With such an incredible resource at the fingertips of local filmmakers, the sky is the limit here in Louisiana. The Co-Op now has branches in New Orleans, Lafayette, Shreveport and Baton Rouge. Please visit  www.musicofficecoop.com for more information.

The Tipitina’s Music Office Co-Op is just one of the wonderful ways that the Tipitina’s Foundation is contributing to the vibrant artistic culture in Louisiana.

Beasts of the Southern Wild: Free Screening Next Week!

The Louisiana International Film Festival (LIFF) will host an exclusive complimentary red carpet pre-release screening of Beasts of the Southern Wild in Baton Rouge on Thursday, July 19.

Beasts of the Southern Wild, the Louisiana-shot film that won awards at Sundance and Cannes this year as a festival sensation, is now headed for general release in theaters.  Although it was Benh Zeitlin’s feature film directorial debut, it received rave reviews from the critics, and is highly anticipated by filmgoers.

The film was shot on a limited budget with untrained actors in a remote part of South Louisiana, and features an unlikely hero, a little girl called “Hushpuppy.” The film resonates with many people as an allegory for Hurricane Katrina that devastated the Gulf Coast a few years ago, but it blends the real and imaginary in a mystical story about love, hope and survival.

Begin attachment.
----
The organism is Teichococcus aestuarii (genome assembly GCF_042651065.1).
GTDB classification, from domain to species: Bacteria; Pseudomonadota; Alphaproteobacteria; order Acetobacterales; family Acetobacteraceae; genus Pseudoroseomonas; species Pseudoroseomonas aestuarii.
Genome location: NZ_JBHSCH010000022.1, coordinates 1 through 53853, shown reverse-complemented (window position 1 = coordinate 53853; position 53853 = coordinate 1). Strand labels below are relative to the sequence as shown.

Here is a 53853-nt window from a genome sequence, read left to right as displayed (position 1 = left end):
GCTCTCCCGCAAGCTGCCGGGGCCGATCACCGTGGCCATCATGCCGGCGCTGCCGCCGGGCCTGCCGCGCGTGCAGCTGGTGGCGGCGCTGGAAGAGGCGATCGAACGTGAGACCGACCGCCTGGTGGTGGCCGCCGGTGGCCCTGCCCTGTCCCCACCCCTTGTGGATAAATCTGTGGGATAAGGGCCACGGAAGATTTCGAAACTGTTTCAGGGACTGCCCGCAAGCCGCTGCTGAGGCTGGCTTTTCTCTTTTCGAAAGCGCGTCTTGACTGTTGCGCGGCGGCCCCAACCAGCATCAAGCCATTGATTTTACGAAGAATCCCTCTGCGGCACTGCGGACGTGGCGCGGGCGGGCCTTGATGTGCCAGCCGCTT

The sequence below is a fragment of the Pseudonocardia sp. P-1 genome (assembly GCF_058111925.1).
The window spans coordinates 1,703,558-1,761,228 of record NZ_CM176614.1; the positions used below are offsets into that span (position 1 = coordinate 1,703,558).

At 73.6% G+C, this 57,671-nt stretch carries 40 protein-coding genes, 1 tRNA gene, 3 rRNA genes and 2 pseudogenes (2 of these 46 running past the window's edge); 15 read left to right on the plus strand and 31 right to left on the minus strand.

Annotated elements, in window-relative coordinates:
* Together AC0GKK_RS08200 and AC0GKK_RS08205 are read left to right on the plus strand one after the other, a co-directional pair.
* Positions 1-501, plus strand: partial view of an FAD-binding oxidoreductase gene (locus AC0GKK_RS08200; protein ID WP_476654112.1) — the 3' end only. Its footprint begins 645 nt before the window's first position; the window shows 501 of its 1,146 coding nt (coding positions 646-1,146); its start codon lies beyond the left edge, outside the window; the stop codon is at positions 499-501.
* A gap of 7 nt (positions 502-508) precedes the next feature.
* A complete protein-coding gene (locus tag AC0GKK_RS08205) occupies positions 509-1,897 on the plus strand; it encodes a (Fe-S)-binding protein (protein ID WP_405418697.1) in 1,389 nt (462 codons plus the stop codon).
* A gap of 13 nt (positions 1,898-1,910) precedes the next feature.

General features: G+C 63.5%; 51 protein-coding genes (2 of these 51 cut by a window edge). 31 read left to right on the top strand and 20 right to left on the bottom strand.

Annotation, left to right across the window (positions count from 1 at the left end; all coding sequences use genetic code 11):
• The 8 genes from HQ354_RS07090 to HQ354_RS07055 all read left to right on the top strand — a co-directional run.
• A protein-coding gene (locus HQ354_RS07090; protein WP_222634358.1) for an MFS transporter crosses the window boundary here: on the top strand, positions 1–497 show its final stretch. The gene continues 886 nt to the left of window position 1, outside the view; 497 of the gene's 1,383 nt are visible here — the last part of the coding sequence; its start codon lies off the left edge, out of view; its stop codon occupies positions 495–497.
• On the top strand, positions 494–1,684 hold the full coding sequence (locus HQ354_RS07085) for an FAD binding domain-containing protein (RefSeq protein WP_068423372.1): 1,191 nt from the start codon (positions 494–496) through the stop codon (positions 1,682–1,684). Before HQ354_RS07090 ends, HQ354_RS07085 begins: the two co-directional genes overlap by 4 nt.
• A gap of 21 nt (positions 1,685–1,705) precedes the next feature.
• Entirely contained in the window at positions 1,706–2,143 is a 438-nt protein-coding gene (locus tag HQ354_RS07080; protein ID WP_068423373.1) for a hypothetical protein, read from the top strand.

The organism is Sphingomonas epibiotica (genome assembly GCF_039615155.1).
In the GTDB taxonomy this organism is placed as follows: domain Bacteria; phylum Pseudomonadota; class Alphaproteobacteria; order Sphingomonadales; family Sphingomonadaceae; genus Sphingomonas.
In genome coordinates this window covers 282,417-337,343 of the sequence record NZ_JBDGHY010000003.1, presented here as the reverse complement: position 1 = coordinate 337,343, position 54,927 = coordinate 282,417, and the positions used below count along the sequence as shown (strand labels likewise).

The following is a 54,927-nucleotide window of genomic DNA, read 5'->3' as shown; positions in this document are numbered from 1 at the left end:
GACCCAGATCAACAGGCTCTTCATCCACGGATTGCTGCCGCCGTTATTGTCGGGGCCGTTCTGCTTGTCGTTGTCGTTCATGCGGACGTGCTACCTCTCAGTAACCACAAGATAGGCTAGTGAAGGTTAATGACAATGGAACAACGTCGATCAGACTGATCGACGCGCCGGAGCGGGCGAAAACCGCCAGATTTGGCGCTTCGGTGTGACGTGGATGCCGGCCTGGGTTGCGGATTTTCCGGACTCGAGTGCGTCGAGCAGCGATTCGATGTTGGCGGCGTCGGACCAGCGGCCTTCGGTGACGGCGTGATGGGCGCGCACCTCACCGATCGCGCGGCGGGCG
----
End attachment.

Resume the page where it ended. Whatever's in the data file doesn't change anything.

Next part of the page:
The screening will begin at 7pm on Thursday, July 19, at the Cinemark Perkins Rowe Theater located at 10000 Perkins Rowe in Baton Rouge.

See RSVP details below:

‘Haunted’ Cast to Host 2012 Fear Fête Horror Film Festival

Fear Fête Horror Film Festival, Louisiana’s premier annual event for showcasing independent horror films, announced that the cast of the television show Haunted will be this year’s host. The festival will take place October 5-7 at Rave Motion Pictures 15 at the Mall of Louisiana in Baton Rouge.

Haunted covers some of the South’s spookiest landmarks with intriguing reality-style filming. Notable paranormal investigations by the group have included the Myrtles Plantation, historic Baton Rouge bar the Spanish Moon, and more.

“We are very excited to be working with the cast of Haunted for the 2012 festival. The show Haunted, like our festival, is growing rapidly in our state and we couldn’t think of better guests to host this year’s film festival,” commented Derek Morris, Fear Fête’s executive director.

The new season will premiere this fall and one episode will cover mysterious activity occurring at Fear Fête’s own headquarters.

Cast members of Haunted who will present Fear Fête include show hosts Meghan Reiners and Beau Vorhoff along with videographer Kelli Rodriguez. Also on hand will be Haunted production assistant Jennifer Kennedy and videographer James Peck.

To celebrate the premier of Fear Fête 2012, horror film enthusiasts and filmmakers will have a chance to network on October 4 at the VIP Dead Carpet Party, held at the Spanish Moon. Haunted’s hosts will also be on hand then to present awards to the filmmakers.

For more information, visit www.fearfete.com or contact fearfete@gmail.com.